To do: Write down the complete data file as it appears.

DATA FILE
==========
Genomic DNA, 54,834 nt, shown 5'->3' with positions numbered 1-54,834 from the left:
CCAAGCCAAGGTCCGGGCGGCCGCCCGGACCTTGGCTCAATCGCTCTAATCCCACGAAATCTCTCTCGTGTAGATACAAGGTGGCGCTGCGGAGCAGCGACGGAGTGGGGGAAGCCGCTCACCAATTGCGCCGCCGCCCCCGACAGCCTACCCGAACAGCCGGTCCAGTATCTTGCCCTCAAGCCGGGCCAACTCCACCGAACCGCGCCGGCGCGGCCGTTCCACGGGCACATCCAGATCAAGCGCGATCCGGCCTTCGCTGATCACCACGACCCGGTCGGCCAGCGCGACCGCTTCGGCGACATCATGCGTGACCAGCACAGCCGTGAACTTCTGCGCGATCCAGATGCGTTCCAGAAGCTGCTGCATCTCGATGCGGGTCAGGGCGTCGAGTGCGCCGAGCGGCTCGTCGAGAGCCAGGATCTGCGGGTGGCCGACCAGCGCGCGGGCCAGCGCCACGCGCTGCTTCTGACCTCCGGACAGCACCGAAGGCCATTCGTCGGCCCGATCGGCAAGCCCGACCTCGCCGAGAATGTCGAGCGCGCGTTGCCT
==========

Genomic DNA, 54,834 nt, shown 5'->3' with positions numbered 1-54,834 from the left:
CCAAGCCAAGGTCCGGGCGGCCGCCCGGACCTTGGCTCAATCGCTCTAATCCCACGAAATCTCTCTCGTGTAGATACAAGGTGGCGCTGCGGAGCAGCGACGGAGTGGGGGAAGCCGCTCACCAATTGCGCCGCCGCCCCCGACAGCCTACCCGAACAGCCGGTCCAGTATCTTGCCCTCAAGCCGGGCCAACTCCACCGAACCGCGCCGGCGCGGCCGTTCCACGGGCACATCCAGATCAAGCGCGATCCGGCCTTCGCTGATCACCACGACCCGGTCGGCCAGCGCGACCGCTTCGGCGACATCATGCGTGACCAGCACAGCCGTGAACTTCTGCGCGATCCAGATGCGTTCCAGAAGCTGCTGCATCTCGATGCGGGTCAGGGCGTCGAGTGCGCCGAGCGGCTCGTCGAGAGCCAGGATCTGCGGGTGGCCGACCAGCGCGCGGGCCAGCGCCACGCGCTGCTTCTGACCTCCGGACAGCACCGAAGGCCATTCGTCGGCCCGATCGGCAAGCCCGACCTCGCCGAGAATGTCGAGCGCGCGTTGCCT